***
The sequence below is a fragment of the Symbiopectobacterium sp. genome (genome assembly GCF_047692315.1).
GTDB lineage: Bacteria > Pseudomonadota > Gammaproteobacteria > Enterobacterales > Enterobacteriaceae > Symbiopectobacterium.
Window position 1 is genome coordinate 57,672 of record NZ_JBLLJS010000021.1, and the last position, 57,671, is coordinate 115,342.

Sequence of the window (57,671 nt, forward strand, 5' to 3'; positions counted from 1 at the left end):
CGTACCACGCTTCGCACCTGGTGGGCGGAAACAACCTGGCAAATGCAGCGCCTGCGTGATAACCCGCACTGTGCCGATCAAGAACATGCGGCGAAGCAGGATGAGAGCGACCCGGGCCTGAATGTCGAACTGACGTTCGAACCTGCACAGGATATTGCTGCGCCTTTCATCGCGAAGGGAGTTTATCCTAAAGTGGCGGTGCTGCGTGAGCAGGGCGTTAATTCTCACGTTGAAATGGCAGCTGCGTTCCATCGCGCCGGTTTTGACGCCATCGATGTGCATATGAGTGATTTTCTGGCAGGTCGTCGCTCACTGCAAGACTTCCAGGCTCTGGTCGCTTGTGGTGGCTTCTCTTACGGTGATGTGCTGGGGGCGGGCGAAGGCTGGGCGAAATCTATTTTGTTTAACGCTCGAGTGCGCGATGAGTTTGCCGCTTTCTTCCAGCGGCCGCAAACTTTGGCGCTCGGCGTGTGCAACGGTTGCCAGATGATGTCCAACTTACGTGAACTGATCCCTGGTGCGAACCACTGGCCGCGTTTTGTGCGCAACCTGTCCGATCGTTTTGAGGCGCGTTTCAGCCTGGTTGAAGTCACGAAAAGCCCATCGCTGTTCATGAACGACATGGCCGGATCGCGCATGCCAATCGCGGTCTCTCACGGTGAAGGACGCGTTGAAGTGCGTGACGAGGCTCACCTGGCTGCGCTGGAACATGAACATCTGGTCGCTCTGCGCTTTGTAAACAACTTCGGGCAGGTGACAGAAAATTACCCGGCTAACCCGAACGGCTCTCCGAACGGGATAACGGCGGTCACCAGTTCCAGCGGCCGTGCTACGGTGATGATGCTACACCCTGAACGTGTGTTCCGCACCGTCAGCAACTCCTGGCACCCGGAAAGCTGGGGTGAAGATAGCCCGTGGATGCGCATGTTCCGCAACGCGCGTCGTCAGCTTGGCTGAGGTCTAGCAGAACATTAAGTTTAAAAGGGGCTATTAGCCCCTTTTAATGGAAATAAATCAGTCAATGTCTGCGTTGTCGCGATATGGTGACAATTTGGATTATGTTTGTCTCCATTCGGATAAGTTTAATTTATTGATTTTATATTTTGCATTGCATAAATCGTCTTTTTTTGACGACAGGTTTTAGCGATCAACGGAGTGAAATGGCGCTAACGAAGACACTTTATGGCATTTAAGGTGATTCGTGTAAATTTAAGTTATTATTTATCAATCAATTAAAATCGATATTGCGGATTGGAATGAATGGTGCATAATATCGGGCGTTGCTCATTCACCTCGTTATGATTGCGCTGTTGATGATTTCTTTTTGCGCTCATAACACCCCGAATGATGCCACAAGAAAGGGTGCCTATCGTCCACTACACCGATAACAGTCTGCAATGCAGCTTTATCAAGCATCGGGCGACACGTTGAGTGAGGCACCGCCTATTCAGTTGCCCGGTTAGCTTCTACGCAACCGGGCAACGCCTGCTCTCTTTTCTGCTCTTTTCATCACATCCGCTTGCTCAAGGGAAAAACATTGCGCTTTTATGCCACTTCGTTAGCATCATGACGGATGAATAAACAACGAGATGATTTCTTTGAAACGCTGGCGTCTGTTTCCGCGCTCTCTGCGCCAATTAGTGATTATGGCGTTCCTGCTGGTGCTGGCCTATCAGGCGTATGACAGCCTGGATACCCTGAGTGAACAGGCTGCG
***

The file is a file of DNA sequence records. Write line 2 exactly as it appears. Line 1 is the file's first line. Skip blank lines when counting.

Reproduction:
GTDB lineage: Bacteria > Pseudomonadota > Gammaproteobacteria > Enterobacterales > Enterobacteriaceae > Symbiopectobacterium.